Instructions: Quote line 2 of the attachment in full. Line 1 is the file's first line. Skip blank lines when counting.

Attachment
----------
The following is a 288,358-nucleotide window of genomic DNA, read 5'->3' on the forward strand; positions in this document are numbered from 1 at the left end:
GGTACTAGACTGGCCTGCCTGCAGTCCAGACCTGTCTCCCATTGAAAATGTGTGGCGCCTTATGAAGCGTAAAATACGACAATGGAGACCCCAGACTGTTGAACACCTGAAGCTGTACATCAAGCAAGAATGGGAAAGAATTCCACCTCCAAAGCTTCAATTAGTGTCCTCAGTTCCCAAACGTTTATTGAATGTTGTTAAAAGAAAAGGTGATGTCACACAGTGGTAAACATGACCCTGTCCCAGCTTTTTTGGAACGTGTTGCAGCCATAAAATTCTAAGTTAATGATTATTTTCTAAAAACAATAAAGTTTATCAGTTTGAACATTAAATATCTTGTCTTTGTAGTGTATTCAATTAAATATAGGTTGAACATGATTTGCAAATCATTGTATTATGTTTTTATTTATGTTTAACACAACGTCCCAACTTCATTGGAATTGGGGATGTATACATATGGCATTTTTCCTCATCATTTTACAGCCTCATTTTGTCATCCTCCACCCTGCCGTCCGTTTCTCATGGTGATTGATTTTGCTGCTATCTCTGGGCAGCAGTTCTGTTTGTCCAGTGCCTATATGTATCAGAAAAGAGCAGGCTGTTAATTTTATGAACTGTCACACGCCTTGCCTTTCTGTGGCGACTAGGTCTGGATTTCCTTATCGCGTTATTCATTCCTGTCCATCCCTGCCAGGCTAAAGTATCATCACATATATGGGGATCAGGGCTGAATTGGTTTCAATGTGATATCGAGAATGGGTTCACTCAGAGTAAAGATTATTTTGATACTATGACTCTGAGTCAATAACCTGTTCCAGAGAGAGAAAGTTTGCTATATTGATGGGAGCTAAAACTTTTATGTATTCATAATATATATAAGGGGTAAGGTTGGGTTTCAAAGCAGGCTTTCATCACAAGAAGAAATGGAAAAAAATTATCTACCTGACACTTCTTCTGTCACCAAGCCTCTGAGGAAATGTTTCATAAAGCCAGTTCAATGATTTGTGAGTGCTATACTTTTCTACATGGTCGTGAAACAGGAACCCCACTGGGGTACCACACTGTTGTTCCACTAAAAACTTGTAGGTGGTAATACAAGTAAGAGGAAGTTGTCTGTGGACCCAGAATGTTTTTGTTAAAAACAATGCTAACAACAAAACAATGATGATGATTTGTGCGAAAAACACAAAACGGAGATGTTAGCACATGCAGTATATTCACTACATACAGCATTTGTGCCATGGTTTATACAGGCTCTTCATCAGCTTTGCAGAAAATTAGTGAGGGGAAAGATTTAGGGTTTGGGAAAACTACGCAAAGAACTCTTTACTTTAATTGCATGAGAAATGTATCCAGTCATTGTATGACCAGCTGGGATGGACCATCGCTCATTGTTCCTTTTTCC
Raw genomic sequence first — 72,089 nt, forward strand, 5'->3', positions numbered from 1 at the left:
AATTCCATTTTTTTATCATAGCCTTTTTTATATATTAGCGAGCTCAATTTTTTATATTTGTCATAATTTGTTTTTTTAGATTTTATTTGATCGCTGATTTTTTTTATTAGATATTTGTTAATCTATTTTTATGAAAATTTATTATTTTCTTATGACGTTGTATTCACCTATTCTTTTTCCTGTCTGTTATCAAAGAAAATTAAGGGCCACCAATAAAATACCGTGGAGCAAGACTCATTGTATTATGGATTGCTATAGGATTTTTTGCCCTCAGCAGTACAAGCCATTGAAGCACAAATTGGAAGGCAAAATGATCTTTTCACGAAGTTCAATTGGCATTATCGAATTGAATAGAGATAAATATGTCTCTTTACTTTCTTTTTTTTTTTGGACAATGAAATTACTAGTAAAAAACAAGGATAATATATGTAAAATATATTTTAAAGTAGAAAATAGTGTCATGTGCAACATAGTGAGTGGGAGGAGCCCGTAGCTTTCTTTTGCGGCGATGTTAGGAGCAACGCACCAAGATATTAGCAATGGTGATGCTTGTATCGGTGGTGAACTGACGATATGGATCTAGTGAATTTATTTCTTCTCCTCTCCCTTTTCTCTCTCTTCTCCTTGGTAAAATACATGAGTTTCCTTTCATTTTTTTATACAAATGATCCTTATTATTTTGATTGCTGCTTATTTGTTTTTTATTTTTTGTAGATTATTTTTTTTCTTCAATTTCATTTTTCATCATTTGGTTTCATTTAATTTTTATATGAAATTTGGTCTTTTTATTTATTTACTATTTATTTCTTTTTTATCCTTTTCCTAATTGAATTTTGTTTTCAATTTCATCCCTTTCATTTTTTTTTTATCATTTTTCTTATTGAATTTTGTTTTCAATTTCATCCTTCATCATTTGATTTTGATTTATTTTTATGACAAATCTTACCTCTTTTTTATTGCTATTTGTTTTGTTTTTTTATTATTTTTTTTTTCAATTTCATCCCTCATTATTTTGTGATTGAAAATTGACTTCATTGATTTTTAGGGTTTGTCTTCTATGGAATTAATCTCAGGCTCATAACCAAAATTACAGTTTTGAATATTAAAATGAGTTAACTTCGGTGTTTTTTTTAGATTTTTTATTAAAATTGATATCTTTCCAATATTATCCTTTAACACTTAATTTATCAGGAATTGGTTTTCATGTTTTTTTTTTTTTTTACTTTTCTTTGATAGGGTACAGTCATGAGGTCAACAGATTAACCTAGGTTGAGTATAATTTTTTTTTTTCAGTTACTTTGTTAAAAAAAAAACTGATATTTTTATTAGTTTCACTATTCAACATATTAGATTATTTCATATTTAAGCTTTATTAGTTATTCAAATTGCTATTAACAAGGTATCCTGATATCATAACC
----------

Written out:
GGTACTAGACTGGCCTGCCTGCAGTCCAGACCTGTCTCCCATTGAAAATGTGTGGCGCCTTATGAAGCGTAAAATACGACAATGGAGACCCCAGACTGTTGAACACCTGAAGCTGTACATCAAGCAAGAATGGGAAAGAATTCCACCTCCAAAGCTTCAATTAGTGTCCTCAGTTCCCAAACGTTTATTGAATGTTGTTAAAAGAAAAGGTGATGTCACACAGTGGTAAACATGACCCTGTCCCAGCTTTTTTGGAACGTGTTGCAGCCATAAAATTCTAAGTTAATGATTATTTTCTAAAAACAATAAAGTTTATCAGTTTGAACATTAAATATCTTGTCTTTGTAGTGTATTCAATTAAATATAGGTTGAACATGATTTGCAAATCATTGTATTATGTTTTTATTTATGTTTAACACAACGTCCCAACTTCATTGGAATTGGGGATGTATACATATGGCATTTTTCCTCATCATTTTACAGCCTCATTTTGTCATCCTCCACCCTGCCGTCCGTTTCTCATGGTGATTGATTTTGCTGCTATCTCTGGGCAGCAGTTCTGTTTGTCCAGTGCCTATATGTATCAGAAAAGAGCAGGCTGTTAATTTTATGAACTGTCACACGCCTTGCCTTTCTGTGGCGACTAGGTCTGGATTTCCTTATCGCGTTATTCATTCCTGTCCATCCCTGCCAGGCTAAAGTATCATCACATATATGGGGATCAGGGCTGAATTGGTTTCAATGTGATATCGAGAATGGGTTCACTCAGAGTAAAGATTATTTTGATACTATGACTCTGAGTCAATAACCTGTTCCAGAGAGAGAAAGTTTGCTATATTGATGGGAGCTAAAACTTTTATGTATTCATAATATATATAAGGGGTAAGGTTGGGTTTCAAAGCAGGCTTTCATCACAAGAAGAAATGGAAAAAAATTATCTACCTGACACTTCTTCTGTCACCAAGCCTCTGAGGAAATGTTTCATAAAGCCAGTTCAATGATTTGTGAGTGCTATACTTTTCTACATGGTCGTGAAACAGGAACCCCACTGGGGTACCACACTGTTGTTCCACTAAAAACTTGTAGGTGGTAATACAAGTAAGAGGAAGTTGTCTGTGGACCCAGAATGTTTTTGTTAAAAACAATGCTAACAACAAAACAATGATGATGATTTGTGCGAAAAACACAAAACGGAGATGTTAGCACATGCAGTATATTCACTACATACAGCATTTGTGCCATGGTTTATACAGGCTCTTCATCAGCTTTGCAGAAAATTAGTGAGGGGAAAGATTTAGGGTTTGGGAAAACTACGCAAAGAACTCTTTACTTTAATTGCATGAGAAATGTATCCAGTCATTGTATGACCAGCTGGGATGGACCATCGCTCATTGTTCCTTTTTCC